13. Evidence for primordial water in Earth's deep mantle.

    PubMed

    Hallis, Lydia J; Huss, Gary R; Nagashima, Kazuhide; Taylor, G Jeffrey; Halldórsson, Sæmundur A; Hilton, David R; Mottl, Michael J; Meech, Karen J

    2015-11-13

    The hydrogen-isotope [deuterium/hydrogen (D/H)] ratio of Earth can be used to constrain the origin of its water. However, the most accessible reservoir, Earth's oceans, may no longer represent the original (primordial) D/H ratio, owing to changes caused by water cycling between the surface and the interior. Thus, a reservoir completely isolated from surface processes is required to define Earth's original D/H signature. Here we present data for Baffin Island and Icelandic lavas, which suggest that the deep mantle has a low D/H ratio (δD more negative than -218 per mil). Such strongly negative values indicate the existence of a component within Earth's interior that inherited its D/H ratio directly from the protosolar nebula. PMID:26564850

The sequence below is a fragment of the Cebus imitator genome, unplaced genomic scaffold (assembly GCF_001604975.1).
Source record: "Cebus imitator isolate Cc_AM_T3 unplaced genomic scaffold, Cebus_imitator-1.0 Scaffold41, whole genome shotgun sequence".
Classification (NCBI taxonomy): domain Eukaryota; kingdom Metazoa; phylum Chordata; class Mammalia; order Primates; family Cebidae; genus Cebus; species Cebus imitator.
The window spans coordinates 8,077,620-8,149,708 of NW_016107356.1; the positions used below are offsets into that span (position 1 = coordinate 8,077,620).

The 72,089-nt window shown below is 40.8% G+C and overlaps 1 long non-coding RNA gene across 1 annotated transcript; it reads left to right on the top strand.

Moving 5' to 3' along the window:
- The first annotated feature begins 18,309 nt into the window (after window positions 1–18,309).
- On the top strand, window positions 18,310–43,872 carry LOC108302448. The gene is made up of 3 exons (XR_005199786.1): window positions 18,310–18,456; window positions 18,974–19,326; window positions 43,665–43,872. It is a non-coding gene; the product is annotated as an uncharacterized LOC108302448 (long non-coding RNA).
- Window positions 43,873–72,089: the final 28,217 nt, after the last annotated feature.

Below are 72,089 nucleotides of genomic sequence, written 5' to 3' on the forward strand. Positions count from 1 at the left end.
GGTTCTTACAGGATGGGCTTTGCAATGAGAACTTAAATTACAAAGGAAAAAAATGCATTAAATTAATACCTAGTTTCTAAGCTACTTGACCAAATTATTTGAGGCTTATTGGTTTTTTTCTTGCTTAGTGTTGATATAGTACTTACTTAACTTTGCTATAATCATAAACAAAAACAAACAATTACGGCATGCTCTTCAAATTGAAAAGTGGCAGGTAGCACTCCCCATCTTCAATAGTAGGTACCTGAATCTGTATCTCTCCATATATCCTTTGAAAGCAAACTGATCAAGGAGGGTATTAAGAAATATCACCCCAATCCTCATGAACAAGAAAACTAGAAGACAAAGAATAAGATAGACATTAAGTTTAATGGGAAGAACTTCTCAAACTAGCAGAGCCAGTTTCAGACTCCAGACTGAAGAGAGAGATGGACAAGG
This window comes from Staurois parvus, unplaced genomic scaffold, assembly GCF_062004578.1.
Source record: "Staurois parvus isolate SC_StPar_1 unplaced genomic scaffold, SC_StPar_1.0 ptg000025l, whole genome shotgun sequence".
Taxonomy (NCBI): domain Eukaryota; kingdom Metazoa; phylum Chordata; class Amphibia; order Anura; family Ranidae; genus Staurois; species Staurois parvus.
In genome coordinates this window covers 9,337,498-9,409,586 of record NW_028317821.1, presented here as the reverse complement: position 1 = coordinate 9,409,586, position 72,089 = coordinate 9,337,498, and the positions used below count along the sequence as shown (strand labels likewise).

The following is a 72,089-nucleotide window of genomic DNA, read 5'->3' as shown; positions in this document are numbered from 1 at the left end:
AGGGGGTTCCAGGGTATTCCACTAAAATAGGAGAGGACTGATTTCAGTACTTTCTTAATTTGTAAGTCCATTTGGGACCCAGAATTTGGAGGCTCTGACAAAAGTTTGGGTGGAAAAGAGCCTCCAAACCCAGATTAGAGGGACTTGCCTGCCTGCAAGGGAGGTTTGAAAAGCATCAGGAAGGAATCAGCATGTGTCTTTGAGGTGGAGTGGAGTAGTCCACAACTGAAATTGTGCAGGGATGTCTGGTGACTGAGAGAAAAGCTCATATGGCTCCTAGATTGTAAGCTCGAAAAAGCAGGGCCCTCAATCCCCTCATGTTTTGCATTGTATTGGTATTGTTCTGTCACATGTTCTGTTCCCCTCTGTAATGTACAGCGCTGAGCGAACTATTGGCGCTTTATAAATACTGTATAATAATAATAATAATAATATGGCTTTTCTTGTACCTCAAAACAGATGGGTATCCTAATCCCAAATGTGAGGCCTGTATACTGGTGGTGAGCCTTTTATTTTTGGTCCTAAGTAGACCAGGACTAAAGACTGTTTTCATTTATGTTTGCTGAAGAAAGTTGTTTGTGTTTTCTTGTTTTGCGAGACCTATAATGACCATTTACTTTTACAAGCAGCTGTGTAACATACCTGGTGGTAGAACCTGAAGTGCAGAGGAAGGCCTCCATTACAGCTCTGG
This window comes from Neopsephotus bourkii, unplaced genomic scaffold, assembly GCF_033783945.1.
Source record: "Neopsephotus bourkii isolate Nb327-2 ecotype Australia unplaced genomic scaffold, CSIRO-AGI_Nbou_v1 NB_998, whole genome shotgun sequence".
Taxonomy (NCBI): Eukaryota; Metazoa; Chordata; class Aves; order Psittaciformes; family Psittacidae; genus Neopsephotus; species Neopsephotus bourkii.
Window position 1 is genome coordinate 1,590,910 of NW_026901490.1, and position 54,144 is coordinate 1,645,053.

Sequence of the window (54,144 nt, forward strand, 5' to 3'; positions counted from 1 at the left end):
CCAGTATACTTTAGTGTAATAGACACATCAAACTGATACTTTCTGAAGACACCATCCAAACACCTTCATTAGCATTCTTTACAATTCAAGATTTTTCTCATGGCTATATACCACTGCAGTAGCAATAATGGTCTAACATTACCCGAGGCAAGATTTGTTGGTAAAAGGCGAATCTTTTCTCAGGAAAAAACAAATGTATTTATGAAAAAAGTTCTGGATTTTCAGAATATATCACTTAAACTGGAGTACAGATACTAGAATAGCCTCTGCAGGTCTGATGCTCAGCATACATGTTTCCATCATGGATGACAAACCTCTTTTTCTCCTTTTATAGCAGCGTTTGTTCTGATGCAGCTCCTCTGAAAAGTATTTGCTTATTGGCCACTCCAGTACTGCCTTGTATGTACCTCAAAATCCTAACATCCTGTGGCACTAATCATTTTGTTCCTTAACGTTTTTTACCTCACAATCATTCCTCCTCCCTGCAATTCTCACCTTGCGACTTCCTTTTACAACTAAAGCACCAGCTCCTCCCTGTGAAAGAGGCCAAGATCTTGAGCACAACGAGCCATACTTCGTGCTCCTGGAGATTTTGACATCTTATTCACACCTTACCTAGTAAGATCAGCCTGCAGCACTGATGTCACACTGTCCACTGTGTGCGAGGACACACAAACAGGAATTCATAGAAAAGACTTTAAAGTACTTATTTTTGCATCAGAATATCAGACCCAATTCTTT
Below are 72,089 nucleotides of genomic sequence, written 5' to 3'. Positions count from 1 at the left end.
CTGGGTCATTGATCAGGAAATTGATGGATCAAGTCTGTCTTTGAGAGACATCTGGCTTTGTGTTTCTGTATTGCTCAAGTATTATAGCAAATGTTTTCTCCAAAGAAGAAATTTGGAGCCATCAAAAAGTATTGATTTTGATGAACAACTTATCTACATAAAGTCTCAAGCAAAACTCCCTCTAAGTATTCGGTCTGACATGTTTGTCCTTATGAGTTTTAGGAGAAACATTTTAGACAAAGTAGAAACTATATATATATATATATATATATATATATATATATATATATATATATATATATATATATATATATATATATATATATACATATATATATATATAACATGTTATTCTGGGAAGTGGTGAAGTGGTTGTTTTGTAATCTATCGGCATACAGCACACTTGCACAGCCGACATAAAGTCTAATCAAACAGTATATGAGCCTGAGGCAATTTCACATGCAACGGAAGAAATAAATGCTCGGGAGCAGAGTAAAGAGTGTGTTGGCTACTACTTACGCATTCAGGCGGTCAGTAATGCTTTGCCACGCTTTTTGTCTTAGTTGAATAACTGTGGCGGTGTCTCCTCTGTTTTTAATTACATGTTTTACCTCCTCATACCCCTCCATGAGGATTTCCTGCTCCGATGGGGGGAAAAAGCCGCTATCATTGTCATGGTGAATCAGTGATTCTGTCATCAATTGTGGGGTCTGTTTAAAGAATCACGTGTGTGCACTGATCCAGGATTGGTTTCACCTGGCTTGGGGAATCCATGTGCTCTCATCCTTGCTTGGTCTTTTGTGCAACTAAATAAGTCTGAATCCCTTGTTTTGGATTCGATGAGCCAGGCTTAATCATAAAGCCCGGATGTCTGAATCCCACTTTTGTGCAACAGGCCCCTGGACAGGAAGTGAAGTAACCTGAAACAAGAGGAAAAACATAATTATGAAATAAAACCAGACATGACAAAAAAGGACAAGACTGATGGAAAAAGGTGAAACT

14. Evidence for primordial water in Earth’s deep mantle

    NASA Astrophysics Data System (ADS)

    Hallis, Lydia J.; Huss, Gary R.; Nagashima, Kazuhide; Taylor, G. Jeffrey; Halldórsson, Sæmundur A.; Hilton, David R.; Mottl, Michael J.; Meech, Karen J.

    2015-11-01

    The hydrogen-isotope [deuterium/hydrogen (D/H)] ratio of Earth can be used to constrain the origin of its water. However, the most accessible reservoir, Earth’s oceans, may no longer represent the original (primordial) D/H ratio, owing to changes caused by water cycling between the surface and the interior. Thus, a reservoir completely isolated from surface processes is required to define Earth’s original D/H signature. Here we present data for Baffin Island and Icelandic lavas, which suggest that the deep mantle has a low D/H ratio (δD more negative than -218 per mil). Such strongly negative values indicate the existence of a component within Earth’s interior that inherited its D/H ratio directly from the protosolar nebula.